In The Country Where
It Is Always Winter.
(After Pieter Breughels Hunters
in the Snow)
I am tired of romping in this cold beauty.
In a land without memory where the wind and
I am tired of the voluptuousness of winter.
This town is unfamiliar, not even as close
as a cousin.
The sky is a disheveled gray.
The same pale color as my brothers
What they are thinking?
I dont know.
We have long since ceased to communicate.
It does not stop our wanderings.
It does not help us to escape this country.
The country where it is always Winter.
That these dogs are starving like the
ragged souls of this town does not surprise me.
Did I say brothers?
At one time they were strangers.
But when that time was I cant say.
And the dogs too, vagabonds, strangers
themselves, immune to disease.
They follow us as if we had anything for
Youd think they would run to the
But like for us warmth of that kind is only
What kind of purgatory is it where the
towns people skate on ice?
A town called temptation?
If only we could stay here.
If only there were some kind of salvation
in the snow.
The sound of the fire, dumb like the
dreamless nights of sleep.
The childrens voices I can hear,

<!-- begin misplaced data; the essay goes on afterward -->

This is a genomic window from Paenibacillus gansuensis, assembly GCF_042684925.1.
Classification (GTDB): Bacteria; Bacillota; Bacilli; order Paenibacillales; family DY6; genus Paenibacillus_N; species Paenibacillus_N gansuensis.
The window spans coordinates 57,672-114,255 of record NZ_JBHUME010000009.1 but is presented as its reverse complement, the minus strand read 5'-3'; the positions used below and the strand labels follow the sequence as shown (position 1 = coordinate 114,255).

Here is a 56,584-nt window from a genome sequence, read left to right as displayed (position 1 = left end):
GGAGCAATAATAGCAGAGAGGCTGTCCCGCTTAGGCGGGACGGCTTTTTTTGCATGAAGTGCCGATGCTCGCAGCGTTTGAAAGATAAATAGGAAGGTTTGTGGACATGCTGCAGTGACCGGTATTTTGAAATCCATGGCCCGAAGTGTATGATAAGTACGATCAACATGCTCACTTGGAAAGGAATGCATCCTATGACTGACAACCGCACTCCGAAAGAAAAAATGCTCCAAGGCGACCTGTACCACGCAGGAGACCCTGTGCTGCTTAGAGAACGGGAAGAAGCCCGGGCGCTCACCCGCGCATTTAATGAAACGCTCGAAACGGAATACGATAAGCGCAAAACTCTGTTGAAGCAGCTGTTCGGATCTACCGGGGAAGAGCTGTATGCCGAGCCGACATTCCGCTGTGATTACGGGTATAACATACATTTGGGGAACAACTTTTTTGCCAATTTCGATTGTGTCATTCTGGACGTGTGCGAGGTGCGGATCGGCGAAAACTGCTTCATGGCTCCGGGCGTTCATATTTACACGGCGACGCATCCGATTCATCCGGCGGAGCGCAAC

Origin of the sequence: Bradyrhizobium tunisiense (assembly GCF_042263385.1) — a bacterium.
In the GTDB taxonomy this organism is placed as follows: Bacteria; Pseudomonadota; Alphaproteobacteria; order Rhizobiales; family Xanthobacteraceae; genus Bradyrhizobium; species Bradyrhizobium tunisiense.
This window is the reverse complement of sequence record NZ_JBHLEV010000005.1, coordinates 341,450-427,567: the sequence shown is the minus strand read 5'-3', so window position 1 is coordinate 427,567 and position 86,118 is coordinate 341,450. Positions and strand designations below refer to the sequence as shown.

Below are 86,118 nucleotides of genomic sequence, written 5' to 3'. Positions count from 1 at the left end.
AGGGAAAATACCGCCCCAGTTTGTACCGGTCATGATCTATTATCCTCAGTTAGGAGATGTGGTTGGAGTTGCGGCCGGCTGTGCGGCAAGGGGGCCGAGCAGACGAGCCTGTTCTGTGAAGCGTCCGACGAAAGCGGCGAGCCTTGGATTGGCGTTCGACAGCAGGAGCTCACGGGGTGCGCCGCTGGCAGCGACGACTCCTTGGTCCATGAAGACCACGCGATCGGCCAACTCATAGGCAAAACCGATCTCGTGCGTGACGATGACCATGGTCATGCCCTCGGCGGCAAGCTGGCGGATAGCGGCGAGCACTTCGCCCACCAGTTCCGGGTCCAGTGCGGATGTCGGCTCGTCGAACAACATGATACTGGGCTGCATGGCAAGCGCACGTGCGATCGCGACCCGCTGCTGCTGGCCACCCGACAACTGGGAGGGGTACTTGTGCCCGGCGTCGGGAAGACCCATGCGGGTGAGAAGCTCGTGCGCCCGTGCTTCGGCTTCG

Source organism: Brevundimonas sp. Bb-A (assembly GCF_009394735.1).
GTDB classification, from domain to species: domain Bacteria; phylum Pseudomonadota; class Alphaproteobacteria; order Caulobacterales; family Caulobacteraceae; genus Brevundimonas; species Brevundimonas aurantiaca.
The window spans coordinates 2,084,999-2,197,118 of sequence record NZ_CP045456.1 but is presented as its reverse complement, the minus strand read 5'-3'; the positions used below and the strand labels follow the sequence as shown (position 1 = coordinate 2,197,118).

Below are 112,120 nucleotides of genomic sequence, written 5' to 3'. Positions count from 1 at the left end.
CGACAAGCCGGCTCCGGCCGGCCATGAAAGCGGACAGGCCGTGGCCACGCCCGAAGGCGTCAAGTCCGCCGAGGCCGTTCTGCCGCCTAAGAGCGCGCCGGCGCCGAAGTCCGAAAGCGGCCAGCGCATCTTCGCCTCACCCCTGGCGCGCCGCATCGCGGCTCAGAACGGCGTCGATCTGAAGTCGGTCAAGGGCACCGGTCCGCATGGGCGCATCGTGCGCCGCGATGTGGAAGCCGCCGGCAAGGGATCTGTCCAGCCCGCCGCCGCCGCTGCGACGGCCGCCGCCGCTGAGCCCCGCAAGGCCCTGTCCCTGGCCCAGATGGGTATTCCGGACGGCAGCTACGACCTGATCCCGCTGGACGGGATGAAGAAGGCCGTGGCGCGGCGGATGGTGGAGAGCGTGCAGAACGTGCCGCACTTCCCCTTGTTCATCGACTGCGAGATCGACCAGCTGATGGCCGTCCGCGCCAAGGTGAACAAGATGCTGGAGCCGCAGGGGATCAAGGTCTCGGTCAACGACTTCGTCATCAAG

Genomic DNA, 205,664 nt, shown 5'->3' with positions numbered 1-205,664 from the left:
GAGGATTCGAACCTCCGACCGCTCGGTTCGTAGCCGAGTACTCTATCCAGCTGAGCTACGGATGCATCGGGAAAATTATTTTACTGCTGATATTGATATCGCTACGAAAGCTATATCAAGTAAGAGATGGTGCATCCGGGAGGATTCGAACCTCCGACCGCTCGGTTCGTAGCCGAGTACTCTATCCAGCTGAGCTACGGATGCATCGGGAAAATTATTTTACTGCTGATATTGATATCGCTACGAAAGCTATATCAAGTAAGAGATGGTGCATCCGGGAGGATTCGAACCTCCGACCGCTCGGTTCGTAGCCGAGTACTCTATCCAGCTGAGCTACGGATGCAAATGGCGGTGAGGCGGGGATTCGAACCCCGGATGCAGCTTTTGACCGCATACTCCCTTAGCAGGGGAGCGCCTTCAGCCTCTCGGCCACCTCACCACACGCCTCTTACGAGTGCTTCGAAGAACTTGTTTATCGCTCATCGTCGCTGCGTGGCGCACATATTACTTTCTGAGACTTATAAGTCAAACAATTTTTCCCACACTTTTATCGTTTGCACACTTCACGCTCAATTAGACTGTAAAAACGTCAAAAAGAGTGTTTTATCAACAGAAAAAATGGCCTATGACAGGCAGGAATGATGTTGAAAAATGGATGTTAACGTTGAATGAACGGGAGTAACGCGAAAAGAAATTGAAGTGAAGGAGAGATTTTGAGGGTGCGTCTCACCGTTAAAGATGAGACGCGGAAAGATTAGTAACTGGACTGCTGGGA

echoes in a well.
As for the swallows their immaculate
twisting rends nothing.
And the dogs.
No whimpering for these mutts.
Just a slow sifting of the white ground.
Their anxious feet make the snow a poor
betrayer to the silence.
A silence that rises like the dank smell of
A silence I have become used to.
Hoary and full of echoes.
I want to say I left a loved one behind.
But, I cant.
Maybe I did, but I dont know now.
Its been so long.
I imagine what she would have looked like.
But that again is another impossible task.
I cant get beyond the hands.
A chilly alabaster, slender.
One last look onto the ice then.
Ice so hard I can almost dream of another
life beyond its surface.
It carries our stern reflection as we
Look, the trees stand wracked with a
They are like brittle black skeletons in
the on-coming twilight.
And like windmills the children wave their
If you've any comments on this poem, Paul Perry would
be pleased to hear from you.